Thursday, May 15, 2014

Lavender Moon

One of the many names for the full moon of April is the Pink Moon, supposedly derived from early colonists’ perceptions of spring blooms in New England. In this part of the timber, I’m seeing more lavender, especially in late April and May.

The native redbuds, Cercis canadensis, are the most spectacular. They usually bloom in mid-April before the trees have leafed out. For a couple of weeks, the light is filtered through a cloud of blossoms. The roadsides look like an invitation to enter Faërie. My daughter gathers the blossoms to sprinkle on cinnamon toast and drop into salads. When we first bought this land, my husband and I (both lifelong locals but townies) walked through the woods in March. There were more unfamiliar trees than either of us had seen before. We asked each other, “What are all these trees with the dark red buds on them?” In April the answer became obvious, a delightful “Duh” moment.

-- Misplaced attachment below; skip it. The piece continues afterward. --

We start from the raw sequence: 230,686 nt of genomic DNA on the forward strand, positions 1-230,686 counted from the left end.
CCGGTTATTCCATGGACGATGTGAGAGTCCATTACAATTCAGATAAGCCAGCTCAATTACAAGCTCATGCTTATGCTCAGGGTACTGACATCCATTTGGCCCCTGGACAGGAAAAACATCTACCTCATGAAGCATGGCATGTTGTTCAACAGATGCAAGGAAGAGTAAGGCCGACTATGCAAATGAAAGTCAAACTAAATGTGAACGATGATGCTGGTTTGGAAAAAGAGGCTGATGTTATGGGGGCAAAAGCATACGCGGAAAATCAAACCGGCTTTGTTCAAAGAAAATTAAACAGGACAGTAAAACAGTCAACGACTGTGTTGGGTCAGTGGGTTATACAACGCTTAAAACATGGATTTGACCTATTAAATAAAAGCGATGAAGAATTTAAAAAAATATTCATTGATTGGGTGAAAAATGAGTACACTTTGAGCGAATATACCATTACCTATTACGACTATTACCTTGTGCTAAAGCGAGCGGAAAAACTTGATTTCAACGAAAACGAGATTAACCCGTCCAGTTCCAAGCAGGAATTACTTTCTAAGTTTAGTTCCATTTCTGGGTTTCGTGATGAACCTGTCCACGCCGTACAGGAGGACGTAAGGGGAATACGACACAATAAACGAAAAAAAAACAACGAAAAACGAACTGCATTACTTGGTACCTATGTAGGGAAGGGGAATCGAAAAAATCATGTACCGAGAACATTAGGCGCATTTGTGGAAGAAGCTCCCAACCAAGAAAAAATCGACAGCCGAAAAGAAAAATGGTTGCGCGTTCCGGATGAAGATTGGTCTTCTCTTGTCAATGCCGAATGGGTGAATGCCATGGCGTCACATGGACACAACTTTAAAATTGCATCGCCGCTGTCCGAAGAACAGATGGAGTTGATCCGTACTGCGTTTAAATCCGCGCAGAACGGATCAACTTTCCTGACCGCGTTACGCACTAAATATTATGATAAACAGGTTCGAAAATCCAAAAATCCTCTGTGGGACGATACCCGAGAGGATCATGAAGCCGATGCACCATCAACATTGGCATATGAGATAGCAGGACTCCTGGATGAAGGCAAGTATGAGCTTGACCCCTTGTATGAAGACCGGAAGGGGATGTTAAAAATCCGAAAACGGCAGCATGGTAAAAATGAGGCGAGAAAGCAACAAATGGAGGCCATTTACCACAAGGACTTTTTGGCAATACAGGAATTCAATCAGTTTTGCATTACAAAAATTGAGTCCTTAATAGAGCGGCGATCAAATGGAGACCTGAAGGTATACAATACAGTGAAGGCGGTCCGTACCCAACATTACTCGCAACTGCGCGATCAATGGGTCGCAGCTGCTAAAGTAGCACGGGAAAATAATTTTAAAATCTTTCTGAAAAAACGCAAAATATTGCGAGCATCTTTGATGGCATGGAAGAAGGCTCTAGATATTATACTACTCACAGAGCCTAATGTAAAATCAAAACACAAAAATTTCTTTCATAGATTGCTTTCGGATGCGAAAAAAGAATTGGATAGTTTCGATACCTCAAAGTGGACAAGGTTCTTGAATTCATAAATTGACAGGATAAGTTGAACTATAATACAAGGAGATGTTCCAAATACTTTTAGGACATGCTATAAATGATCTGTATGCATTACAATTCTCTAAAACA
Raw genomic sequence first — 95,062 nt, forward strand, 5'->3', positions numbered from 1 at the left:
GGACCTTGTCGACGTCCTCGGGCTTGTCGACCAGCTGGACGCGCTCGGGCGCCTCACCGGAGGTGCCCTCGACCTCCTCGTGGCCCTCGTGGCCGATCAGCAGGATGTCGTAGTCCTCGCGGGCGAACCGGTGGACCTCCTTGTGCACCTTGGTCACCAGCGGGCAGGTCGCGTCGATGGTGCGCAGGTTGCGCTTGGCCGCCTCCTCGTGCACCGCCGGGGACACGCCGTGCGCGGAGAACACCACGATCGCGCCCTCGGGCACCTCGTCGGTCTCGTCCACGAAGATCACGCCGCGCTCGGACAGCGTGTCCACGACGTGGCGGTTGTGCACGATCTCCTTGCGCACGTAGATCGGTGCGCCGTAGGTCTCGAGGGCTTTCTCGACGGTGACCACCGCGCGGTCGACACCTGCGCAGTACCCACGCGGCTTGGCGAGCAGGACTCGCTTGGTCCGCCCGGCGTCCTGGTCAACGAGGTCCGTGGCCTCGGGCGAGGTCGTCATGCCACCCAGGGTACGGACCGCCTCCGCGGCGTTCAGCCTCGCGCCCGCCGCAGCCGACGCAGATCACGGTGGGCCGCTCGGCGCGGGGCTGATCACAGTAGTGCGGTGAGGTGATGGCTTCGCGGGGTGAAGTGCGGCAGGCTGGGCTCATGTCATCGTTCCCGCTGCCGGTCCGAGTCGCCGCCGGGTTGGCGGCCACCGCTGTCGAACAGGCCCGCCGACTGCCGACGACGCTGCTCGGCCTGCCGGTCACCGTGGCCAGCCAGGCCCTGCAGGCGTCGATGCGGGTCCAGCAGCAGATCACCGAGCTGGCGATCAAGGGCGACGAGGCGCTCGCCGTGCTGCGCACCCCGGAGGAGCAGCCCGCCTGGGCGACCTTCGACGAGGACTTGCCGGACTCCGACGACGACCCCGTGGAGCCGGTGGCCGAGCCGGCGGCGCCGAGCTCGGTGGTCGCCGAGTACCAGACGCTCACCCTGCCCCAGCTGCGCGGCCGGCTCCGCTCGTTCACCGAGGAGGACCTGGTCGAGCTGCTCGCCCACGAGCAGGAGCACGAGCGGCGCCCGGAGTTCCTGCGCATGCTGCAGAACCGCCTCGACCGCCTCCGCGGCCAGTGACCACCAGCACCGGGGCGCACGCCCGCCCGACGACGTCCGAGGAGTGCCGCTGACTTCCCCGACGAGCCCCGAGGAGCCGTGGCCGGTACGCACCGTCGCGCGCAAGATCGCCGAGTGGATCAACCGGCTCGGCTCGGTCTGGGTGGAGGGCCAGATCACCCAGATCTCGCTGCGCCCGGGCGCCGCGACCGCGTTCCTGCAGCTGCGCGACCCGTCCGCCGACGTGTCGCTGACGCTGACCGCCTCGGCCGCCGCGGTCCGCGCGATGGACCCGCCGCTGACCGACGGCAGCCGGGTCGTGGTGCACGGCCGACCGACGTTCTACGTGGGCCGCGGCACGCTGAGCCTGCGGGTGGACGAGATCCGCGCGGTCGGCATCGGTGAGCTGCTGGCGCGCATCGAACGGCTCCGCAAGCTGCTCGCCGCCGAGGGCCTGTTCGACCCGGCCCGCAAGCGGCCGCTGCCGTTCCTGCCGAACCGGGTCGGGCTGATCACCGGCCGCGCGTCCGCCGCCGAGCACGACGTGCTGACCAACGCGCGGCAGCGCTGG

The lilacs are next. We planted purple and white Syringa bushes early on. We now have a variegated lavender selection spreading beside the driveway. As far as I’m concerned, the lilacs can be any color they want as long as they smell like ecstasy. The species name comes from syrinx, a hollow tube or pipe. Syrinx was a nymph who escaped the pursuit of the wild God Pan by transforming herself into reeds. Pan gathered the hollow stems and invented his signature instrument, the panpipes or syrinx. My daughter likes to compose flute music in the garden and the woods, where the singing of crickets and spring peepers inspires her. The neighbors sometimes hear distant piping, elusive as the scent of lilacs.

In May the sweet rocket goes off. It’s also called dame’s rocket and lady’s rocket, Hesperis matronalis: Mother of the evening. It was here before we were, favoring the edges of the timber. It moved into the yard with great abandon. One year I bought a couple of plants of the alba variant at a local nursery. They mixed it up with the natives immediately. Now the rocket explosion features not only the native deep purple, but also a random selection of white, pink and lavender blossoms.

So I use a personal name for the moon of May. The light changes as it pours through blossoms, spilling purple shadows on the ground, showering the timber with the Mother’s blessing.

 (Listen to "Syrinx" by Claude Debussy: 
performed by Paula Robison.)

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